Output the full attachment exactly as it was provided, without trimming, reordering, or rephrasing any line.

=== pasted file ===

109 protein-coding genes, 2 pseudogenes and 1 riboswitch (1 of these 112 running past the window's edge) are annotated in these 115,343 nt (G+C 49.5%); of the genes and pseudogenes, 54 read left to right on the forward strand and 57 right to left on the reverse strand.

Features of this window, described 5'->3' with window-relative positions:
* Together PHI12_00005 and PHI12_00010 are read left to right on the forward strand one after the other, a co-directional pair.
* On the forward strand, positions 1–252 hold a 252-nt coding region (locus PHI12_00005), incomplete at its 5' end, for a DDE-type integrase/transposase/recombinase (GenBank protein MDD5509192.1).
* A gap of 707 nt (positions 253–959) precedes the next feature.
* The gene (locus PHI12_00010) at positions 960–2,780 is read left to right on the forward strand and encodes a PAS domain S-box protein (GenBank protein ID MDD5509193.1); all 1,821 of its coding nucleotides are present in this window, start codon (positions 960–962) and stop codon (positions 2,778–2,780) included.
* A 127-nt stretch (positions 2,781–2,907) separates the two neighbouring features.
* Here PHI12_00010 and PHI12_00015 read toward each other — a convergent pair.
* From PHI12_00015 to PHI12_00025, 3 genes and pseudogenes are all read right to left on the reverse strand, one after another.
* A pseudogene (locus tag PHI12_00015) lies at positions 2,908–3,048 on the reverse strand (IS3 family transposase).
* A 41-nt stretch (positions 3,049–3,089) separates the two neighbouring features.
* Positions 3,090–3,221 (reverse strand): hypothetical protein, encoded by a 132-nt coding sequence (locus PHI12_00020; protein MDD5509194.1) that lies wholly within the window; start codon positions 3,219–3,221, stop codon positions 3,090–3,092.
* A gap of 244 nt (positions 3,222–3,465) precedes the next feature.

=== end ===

109 protein-coding genes, 2 pseudogenes and 1 riboswitch (1 of these 112 running past the window's edge) are annotated in these 115,343 nt (G+C 49.5%); of the genes and pseudogenes, 54 read left to right on the forward strand and 57 right to left on the reverse strand.

Features of this window, described 5'->3' with window-relative positions:
* Together PHI12_00005 and PHI12_00010 are read left to right on the forward strand one after the other, a co-directional pair.
* On the forward strand, positions 1–252 hold a 252-nt coding region (locus PHI12_00005), incomplete at its 5' end, for a DDE-type integrase/transposase/recombinase (GenBank protein MDD5509192.1).
* A gap of 707 nt (positions 253–959) precedes the next feature.
* The gene (locus PHI12_00010) at positions 960–2,780 is read left to right on the forward strand and encodes a PAS domain S-box protein (GenBank protein ID MDD5509193.1); all 1,821 of its coding nucleotides are present in this window, start codon (positions 960–962) and stop codon (positions 2,778–2,780) included.
* A 127-nt stretch (positions 2,781–2,907) separates the two neighbouring features.
* Here PHI12_00010 and PHI12_00015 read toward each other — a convergent pair.
* From PHI12_00015 to PHI12_00025, 3 genes and pseudogenes are all read right to left on the reverse strand, one after another.
* A pseudogene (locus tag PHI12_00015) lies at positions 2,908–3,048 on the reverse strand (IS3 family transposase).
* A 41-nt stretch (positions 3,049–3,089) separates the two neighbouring features.
* Positions 3,090–3,221 (reverse strand): hypothetical protein, encoded by a 132-nt coding sequence (locus PHI12_00020; protein MDD5509194.1) that lies wholly within the window; start codon positions 3,219–3,221, stop codon positions 3,090–3,092.
* A gap of 244 nt (positions 3,222–3,465) precedes the next feature.